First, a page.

The Bill Cassidy, Susan Collins Obamacare replacement plan, Patient Freedom Act, would let you keep it if you want
Two Republican senators are rolling out an Affordable Care Act replacement that they hope will appeal to the Obamacare supporters. Titled, Patient Freedom Act, the proposal puts all the responsibility on the individual state to keep Obamacare, switch to a different health insurance expansion or offer no expansion at all.
Sens. Bill Cassidy (R-LA) and Susan Collins (R-ME) held a press conference Monday with Cassidy stating that “California and New York, you like Obamacare, you should keep it, It’s not for us to dictate.”
The plans offered by House and Senate leadership would not let Obamacare continue in any form, but Senate Minority Leader Chuck Schumer (D-NY) described this new plan as “an empty facade that would create chaos.”
“At some point in this process, we will need a bill that can get to 60 votes,” Cassidy says. “Now you can say to a blue-state senator who is invested in supporting Obamacare, ‘You can keep it, but why force it on us?’”
The Cassidy-Collins proposal is a compromise, one that could preserve the Affordable Care Act in some places while letting other states try something new.
The Patient Freedom Act would, as described by Sens. Cassidy and Collins, give states three options:
- Continue to run the Affordable Care Act as is without any changes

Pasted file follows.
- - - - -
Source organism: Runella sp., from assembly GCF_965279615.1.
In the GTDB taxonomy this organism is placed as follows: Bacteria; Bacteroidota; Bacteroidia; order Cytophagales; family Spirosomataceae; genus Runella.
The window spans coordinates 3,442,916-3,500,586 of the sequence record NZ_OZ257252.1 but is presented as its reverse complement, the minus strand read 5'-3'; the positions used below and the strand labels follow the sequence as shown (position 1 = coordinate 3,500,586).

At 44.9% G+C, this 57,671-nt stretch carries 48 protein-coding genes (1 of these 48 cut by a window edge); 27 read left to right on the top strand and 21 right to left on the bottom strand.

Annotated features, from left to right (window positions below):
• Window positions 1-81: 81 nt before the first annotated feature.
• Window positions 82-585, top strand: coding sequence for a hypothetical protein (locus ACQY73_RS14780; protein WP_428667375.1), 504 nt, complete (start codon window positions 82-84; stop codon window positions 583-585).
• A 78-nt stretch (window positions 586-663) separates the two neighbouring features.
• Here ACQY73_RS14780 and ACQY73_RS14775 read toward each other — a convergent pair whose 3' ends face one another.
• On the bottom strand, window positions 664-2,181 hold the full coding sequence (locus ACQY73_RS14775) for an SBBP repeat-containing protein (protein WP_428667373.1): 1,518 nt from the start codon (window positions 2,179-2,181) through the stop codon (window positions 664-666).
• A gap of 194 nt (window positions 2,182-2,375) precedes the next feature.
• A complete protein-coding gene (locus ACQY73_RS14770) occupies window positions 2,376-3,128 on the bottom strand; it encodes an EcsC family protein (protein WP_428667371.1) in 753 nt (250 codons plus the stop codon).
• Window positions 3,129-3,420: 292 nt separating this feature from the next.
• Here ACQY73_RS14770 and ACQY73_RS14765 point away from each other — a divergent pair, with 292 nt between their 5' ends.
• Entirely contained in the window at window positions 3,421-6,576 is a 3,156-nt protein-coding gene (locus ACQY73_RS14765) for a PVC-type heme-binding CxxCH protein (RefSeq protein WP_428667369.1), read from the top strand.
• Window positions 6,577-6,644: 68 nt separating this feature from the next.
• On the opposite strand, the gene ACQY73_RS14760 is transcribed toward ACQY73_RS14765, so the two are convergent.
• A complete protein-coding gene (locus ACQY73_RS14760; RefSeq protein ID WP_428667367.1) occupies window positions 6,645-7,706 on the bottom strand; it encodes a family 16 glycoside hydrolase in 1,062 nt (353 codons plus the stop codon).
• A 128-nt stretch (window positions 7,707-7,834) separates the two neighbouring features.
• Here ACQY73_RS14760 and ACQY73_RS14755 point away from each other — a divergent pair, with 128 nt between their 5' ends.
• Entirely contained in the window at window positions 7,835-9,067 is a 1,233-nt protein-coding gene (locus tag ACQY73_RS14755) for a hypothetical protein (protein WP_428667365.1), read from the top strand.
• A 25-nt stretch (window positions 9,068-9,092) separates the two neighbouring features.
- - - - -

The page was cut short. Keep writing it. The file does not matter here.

- Switch to a different health insurance expansion that emphasizes auto-enrolling all uninsured residents into a federally subsidized catastrophic plan
- Offer no coverage expansion at all, and the state would lose the money it currently receives for insurance subsidies and Medicaid expansion
“I believe most states would embrace this option, which allows states to cover the uninsured by providing a standard plan that has a high-deductible, basic pharmaceutical coverage, some preventive care and free immunizations,” Collins said.
There are lots of details still missing from the Cassidy-Collins plan, which only exists as a one-page background document.
Cassidy confirmed at the press conference that tax credits would be distributed on a per-person basis that was agnostic to income. Under this approach, anyone up through Bill Gates would qualify for help, so long as he or she does not have an offer of insurance at work.
Economist John Goodman, who helped Cassidy with the plan, argues that this would make the program much easier to administer and that “if there is an income or asset test, enrollment becomes burdensome and complicated.”
Cassidy-Collins gives states the opportunity to create a default catastrophic health insurance plan with low premiums and a high deductible into which states could automatically enroll uninsured residents. The premiums would theoretically be low enough to have the tax credit cover the entire bill.
“All those young immortals who are not about to pay through the nose on the exchanges will be automatically signed up,” Cassidy told me in an interview a few months ago, about a similar proposal of his from 2015. “You restore some of the actuarial soundness to the market.”